Donald Trump’s hypocrisy on trade: he outsources and invests globally, but doesn’t want Ford to do the same?
When it comes to political hypocrisy and intellectual inconsistency, Donald Trump deserves a gold medal (captured in the Venn diagram above). At the same time that the billionaire businessman criticizes Ford for producing some of its cars in Mexico, and threatens to stop Ford’s expansion there and impose a 35% tariff on Ford’s imports from Mexico, he certainly has no problem taking advantage of the global marketplace when it comes to his own businesses. For example, some of the clothing for his signature Donald J. Trump Collection is produced in Mexico and some is made in China (see photos below).
Trump has also made significant real estate investments overseas, and he owns and operates more than a dozen properties in countries around the world including Panama, Brazil, Canada, India, Turkey, Uruguay, Philippines and South Korea. And that’s fine, both Trump and Ford should operate in a global marketplace and should base sourcing, production, and investment decisions on what makes sense economically, not politically. But for Trump to operate, outsource and invest globally while criticizing companies like Ford for doing the same is the ultimate hypocrisy. To be fair to Ford, Trump should either agree to impose a 35% tax on Trump Collection clothing and agree to stop investing overseas, or he should stop criticizing Ford for operating as a global automaker.
And as a businessman, Trump should know better when he starts proposing punitive tariffs on Mexican imports. First of all, that’s probably illegal to impose a 35% tariff since Mexico is our trading partner under the 1994 NAFTA agreement, which eliminated barriers to trade (including almost all tariffs by 2004) and investment among the US, Canada and Mexico. Second, a 35% tariff on imported vehicles from Mexico, even if legal, isn’t really a tax on domestic automakers like Ford; rather it’s a punitive 35% tax imposed on American consumers who would be forced to pay much higher prices for cars and trucks made in Mexico.
American consumers, businesses, and investors like Donald Trump have all unquestionably benefited greatly from increasing globalization and the expansion of free trade, and everybody should just ignore the hypocritical political nonsense and tired protectionism being promoted by Mr. Trump about international trade.
Those are some of the comments I shared with Stuart Anderson earlier today, who just published an excellent op-ed this afternoon for Forbes titled “Trump The Hypocrite: Investing Overseas Fine For Him,” here’s a slice:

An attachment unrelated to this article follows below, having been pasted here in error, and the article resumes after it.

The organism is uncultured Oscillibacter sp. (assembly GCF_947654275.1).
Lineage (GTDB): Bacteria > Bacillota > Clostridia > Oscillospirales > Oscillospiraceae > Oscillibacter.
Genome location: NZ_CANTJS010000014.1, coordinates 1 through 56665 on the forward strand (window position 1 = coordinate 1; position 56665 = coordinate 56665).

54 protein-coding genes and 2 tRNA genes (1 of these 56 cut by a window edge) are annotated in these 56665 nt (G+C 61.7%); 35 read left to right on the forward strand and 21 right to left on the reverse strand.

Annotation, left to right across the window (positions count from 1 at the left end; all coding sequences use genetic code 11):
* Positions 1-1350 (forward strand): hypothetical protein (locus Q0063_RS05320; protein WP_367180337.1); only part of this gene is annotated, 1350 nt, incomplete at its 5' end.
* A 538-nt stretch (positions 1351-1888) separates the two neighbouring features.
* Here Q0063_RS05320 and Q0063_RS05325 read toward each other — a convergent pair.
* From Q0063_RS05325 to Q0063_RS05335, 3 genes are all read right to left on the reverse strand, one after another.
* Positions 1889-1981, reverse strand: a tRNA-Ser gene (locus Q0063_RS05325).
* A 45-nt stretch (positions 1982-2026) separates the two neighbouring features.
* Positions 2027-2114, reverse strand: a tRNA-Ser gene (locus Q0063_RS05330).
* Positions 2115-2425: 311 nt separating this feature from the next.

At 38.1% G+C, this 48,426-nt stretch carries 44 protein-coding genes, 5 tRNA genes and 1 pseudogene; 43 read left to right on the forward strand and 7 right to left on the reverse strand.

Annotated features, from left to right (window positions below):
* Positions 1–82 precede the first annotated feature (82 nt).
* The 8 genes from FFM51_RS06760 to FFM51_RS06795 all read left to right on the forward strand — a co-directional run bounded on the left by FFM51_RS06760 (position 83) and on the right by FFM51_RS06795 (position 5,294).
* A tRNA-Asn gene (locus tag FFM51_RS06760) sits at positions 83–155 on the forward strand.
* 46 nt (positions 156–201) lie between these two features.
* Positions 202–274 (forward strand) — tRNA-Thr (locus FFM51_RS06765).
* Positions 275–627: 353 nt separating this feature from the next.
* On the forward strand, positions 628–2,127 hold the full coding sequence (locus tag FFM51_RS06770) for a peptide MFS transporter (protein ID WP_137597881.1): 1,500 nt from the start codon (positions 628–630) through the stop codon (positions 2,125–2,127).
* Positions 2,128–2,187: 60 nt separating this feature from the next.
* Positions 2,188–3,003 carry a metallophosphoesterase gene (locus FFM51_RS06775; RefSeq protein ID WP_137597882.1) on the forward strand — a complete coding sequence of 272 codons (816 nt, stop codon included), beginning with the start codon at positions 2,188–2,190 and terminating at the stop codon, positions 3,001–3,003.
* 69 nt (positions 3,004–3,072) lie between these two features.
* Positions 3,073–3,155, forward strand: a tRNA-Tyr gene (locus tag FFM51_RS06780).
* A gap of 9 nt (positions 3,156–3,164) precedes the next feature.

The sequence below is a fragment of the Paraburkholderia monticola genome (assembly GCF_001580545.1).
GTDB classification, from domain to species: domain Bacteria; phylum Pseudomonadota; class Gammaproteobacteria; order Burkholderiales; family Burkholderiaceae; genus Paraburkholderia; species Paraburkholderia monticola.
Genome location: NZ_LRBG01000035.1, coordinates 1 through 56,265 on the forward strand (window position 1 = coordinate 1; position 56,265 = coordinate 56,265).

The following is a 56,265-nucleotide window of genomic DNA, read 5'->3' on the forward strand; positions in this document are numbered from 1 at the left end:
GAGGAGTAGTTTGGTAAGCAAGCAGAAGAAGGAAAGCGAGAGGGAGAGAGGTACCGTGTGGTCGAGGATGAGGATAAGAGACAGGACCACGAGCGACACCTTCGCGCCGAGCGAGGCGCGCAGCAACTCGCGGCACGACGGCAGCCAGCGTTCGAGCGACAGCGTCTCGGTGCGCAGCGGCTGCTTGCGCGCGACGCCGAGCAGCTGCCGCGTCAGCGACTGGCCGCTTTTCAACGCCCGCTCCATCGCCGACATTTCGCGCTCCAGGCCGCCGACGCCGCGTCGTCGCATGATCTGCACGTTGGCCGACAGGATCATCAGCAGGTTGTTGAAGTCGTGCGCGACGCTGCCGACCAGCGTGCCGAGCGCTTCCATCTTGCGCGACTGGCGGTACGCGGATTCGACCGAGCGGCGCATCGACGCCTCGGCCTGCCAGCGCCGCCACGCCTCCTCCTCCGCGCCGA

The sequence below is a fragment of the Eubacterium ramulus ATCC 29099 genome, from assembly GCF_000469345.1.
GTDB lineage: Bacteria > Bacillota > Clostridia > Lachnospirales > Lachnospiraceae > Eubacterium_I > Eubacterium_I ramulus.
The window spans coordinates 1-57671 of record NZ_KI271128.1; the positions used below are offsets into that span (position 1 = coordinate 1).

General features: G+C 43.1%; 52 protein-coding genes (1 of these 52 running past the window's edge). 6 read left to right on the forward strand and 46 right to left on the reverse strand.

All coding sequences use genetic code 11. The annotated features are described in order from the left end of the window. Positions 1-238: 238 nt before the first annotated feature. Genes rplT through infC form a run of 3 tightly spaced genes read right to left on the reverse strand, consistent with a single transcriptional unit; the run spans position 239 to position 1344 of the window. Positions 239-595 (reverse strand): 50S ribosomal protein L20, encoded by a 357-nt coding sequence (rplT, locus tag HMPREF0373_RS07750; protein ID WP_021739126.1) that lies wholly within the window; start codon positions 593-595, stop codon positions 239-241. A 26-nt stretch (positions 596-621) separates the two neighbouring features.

Donald Trump’s appeal is said to be his straight talk. But when it comes to international trade, he sounds like a hypocrite, the classic “Do what I say, not what I do” politician.
While bashing companies for investing in foreign countries, Donald Trump’s own company has shown no inclination to invest and build only in America. In fact, a significant percentage of his company’s hotels and major real estate properties are located abroad.
“Mr. Trump is either inexcusably hypocritical or inexcusably ignorant of economics,” according to Donald J. Boudreaux, a professor of economics at George Mason University. “There is zero economic difference between, say, a U.S. car company’s investments abroad in factories and Mr. Trump’s own investments abroad in hotels: both are meant to improve the bottom line of companies headquartered in the U.S. by taking advantage of profitable economic opportunities outside of the U.S.”
Yet a staple of Trump the candidate’s speeches has been to bash Ford Motor for building a plant in Mexico. “Trump has repeatedly said that if elected, he would not allow Ford to open a new plant in Mexico,” reported the Detroit News. “At his campaign announcement speech in New York in June, Trump said he would call Ford CEO Mark Fields to explain the ‘bad news.’”
“Let me give you the bad news: Every car, every truck and every part manufactured in this plant that comes across the border, we’re going to charge you a 35% tax,” Trump said. “They are going to take away thousands of jobs.”
“When it comes to political hypocrisy, Donald Trump deserves a gold medal,” said Mark J. Perry, a professor of economics at the University of Michigan-Flint and creator of the economics blog Carpe Diem. Perry notes Trump has imported clothing from China and Mexico produced for his brand.
As economists such as Don Boudreaux and Mark Perry point out, there is no real difference between a U.S. car company investing in a foreign country and a real estate company building a hotel or office building in a foreign country.
If one argued the way Donald Trump argues on the campaign trail, then one could say that Donald Trump is costing America jobs by building hotels and commercial real estate in foreign countries instead of in the United States. In theory, the same money used to build and staff more than a dozen properties abroad could have supported thousands of jobs in America.
Donald Trump and his executive team believed a better use of the company’s capital was to invest its money abroad rather in the United States and that those investments in foreign countries would be more profitable.
There is nothing wrong with the company Donald Trump leads investing in other countries. However, there is something wrong when he attacks the head of another company for doing the same.